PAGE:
Once past the Municipal hall and in the Old Town, the buildings are beautifully preserved with tourist shops and restaurants tucked inside them.  The town square was filled with food stalls and shops for the Easter festival.

Phraha 028

This is their version of a waffle cake.  Delicious!

Phraha 180

After checking out the square, it’s a short meander to the famous Charles bridge (where they threw the ill-fated John from).  As previous bridges kept getting washed away by floods, King Charles IV wanted to make sure his bridge would stand forever and consulted astrologers, clerics and mystics and they provided him with an auspicious date and time to begin the construction ….it’s still standing seven hundred years later so I guess they picked the right day.

Phraha 033

There were a lot of good restaurants and pubs.  I really liked the restaurant at the Municipal Hall which was where one scene of Triple X was filmed and at a pub, later during the week, I tried a traditional pork knuckle with sauerkraut and one of many fantastic Czech beers .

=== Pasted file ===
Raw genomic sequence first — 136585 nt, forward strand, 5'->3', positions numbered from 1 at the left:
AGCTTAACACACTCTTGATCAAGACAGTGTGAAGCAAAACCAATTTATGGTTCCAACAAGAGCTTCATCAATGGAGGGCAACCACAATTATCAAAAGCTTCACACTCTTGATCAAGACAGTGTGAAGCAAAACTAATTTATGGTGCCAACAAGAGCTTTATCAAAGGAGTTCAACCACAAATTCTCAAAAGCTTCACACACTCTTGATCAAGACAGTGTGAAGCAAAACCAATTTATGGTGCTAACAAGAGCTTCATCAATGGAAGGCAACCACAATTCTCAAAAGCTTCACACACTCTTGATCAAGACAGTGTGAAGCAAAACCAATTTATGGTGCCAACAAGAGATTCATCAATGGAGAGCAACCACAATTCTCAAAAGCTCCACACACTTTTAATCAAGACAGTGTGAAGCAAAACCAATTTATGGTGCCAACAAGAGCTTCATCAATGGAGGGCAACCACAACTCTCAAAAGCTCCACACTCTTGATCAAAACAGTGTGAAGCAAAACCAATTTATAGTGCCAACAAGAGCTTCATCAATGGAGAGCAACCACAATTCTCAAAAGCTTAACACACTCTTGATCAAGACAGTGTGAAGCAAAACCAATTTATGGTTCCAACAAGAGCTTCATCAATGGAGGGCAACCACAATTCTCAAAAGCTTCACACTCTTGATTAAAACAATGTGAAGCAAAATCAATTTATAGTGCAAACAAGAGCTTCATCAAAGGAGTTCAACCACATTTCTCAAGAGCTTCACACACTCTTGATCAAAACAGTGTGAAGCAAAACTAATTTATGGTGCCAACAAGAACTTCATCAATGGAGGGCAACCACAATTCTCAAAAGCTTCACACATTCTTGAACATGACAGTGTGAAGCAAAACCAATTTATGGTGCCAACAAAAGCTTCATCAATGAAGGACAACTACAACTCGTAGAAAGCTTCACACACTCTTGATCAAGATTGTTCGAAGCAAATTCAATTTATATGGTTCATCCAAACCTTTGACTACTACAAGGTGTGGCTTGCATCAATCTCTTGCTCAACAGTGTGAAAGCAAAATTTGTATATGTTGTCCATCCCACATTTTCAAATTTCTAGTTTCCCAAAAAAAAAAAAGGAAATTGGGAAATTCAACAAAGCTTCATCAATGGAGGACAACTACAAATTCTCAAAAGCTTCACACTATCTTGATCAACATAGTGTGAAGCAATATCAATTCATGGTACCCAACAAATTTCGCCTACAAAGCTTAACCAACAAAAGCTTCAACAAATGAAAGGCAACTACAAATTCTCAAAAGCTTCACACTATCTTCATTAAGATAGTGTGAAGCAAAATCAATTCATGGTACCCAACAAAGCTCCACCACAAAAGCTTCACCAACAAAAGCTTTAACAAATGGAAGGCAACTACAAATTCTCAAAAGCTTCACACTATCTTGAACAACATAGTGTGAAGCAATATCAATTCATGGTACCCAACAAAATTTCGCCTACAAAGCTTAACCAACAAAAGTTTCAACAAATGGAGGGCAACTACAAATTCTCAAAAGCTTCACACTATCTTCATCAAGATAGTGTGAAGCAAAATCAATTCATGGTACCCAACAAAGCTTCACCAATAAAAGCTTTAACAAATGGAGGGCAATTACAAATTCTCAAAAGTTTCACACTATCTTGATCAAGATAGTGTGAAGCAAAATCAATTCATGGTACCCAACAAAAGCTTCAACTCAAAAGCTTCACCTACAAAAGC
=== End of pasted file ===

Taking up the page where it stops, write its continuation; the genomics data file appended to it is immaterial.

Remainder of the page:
Phraha 155

It was freezing in Prague so I’m relatively happy to be home again and I spent the last day of my vacation baking my friend Mary’s birthday cake.

Phraha 190

Tuesday, March 26, 2013

Joshua Bell in Abu Dhabi

Had a great day up in Abu Dhabi with a group of friends.  We got dressed up and went out for French food at Le Beaujolias in the Mecure hotel.  I would recommend this place to anyone.  The food was fantastic, the decor adorable and the desert came on big chocolate mouse came in a cereal bowl and was tres manifique. 

Just look at the sizes of these deserts!
Then we went off to the Emirates Palace which is amazing and I have mention in a previous post.

This was taken during the day on a previous visit..we went at night this time and
it was lit up beautifully.
We bought tickets to see Joshua Bell and the Czech Philharmonic this winter and I've been looking forward to it for a while. 

The show was fantastic and we got to stroll around the grounds during intermission.

A great day and I've got one week of classes to go before a two week break and my trip to Prague.

Wednesday, March 20, 2013